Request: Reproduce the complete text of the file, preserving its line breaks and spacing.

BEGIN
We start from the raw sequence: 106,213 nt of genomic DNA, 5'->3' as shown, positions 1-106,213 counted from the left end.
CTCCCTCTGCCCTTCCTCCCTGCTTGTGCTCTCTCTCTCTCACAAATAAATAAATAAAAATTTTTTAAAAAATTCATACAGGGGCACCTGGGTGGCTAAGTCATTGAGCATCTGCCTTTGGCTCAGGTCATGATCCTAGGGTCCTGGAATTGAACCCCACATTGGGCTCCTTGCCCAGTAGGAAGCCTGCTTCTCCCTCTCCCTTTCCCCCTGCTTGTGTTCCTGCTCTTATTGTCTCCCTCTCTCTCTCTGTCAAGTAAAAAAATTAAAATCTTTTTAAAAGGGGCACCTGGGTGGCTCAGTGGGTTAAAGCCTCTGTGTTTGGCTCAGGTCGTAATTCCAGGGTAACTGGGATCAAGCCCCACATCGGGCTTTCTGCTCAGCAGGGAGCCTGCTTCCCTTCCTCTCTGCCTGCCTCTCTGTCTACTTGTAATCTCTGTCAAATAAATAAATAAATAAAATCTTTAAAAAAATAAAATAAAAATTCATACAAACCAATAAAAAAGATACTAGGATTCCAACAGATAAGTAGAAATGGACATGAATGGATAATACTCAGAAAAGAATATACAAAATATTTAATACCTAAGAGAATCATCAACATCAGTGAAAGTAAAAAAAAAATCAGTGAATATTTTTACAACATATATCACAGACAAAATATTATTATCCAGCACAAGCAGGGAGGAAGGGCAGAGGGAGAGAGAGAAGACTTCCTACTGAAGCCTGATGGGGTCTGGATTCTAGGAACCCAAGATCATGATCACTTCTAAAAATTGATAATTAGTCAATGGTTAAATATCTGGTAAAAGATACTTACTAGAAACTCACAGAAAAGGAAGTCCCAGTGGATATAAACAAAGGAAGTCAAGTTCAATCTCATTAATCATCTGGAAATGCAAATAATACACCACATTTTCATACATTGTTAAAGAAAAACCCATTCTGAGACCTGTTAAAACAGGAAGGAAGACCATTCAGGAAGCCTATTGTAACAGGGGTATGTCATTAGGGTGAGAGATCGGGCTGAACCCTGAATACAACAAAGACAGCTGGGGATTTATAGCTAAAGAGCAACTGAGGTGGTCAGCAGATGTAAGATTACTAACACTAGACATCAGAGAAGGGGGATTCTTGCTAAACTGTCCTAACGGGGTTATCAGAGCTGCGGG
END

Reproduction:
We start from the raw sequence: 106,213 nt of genomic DNA, 5'->3' as shown, positions 1-106,213 counted from the left end.
CTCCCTCTGCCCTTCCTCCCTGCTTGTGCTCTCTCTCTCTCACAAATAAATAAATAAAAATTTTTTAAAAAATTCATACAGGGGCACCTGGGTGGCTAAGTCATTGAGCATCTGCCTTTGGCTCAGGTCATGATCCTAGGGTCCTGGAATTGAACCCCACATTGGGCTCCTTGCCCAGTAGGAAGCCTGCTTCTCCCTCTCCCTTTCCCCCTGCTTGTGTTCCTGCTCTTATTGTCTCCCTCTCTCTCTCTGTCAAGTAAAAAAATTAAAATCTTTTTAAAAGGGGCACCTGGGTGGCTCAGTGGGTTAAAGCCTCTGTGTTTGGCTCAGGTCGTAATTCCAGGGTAACTGGGATCAAGCCCCACATCGGGCTTTCTGCTCAGCAGGGAGCCTGCTTCCCTTCCTCTCTGCCTGCCTCTCTGTCTACTTGTAATCTCTGTCAAATAAATAAATAAATAAAATCTTTAAAAAAATAAAATAAAAATTCATACAAACCAATAAAAAAGATACTAGGATTCCAACAGATAAGTAGAAATGGACATGAATGGATAATACTCAGAAAAGAATATACAAAATATTTAATACCTAAGAGAATCATCAACATCAGTGAAAGTAAAAAAAAAATCAGTGAATATTTTTACAACATATATCACAGACAAAATATTATTATCCAGCACAAGCAGGGAGGAAGGGCAGAGGGAGAGAGAGAAGACTTCCTACTGAAGCCTGATGGGGTCTGGATTCTAGGAACCCAAGATCATGATCACTTCTAAAAATTGATAATTAGTCAATGGTTAAATATCTGGTAAAAGATACTTACTAGAAACTCACAGAAAAGGAAGTCCCAGTGGATATAAACAAAGGAAGTCAAGTTCAATCTCATTAATCATCTGGAAATGCAAATAATACACCACATTTTCATACATTGTTAAAGAAAAACCCATTCTGAGACCTGTTAAAACAGGAAGGAAGACCATTCAGGAAGCCTATTGTAACAGGGGTATGTCATTAGGGTGAGAGATCGGGCTGAACCCTGAATACAACAAAGACAGCTGGGGATTTATAGCTAAAGAGCAACTGAGGTGGTCAGCAGATGTAAGATTACTAACACTAGACATCAGAGAAGGGGGATTCTTGCTAAACTGTCCTAACGGGGTTATCAGAGCTGCGGG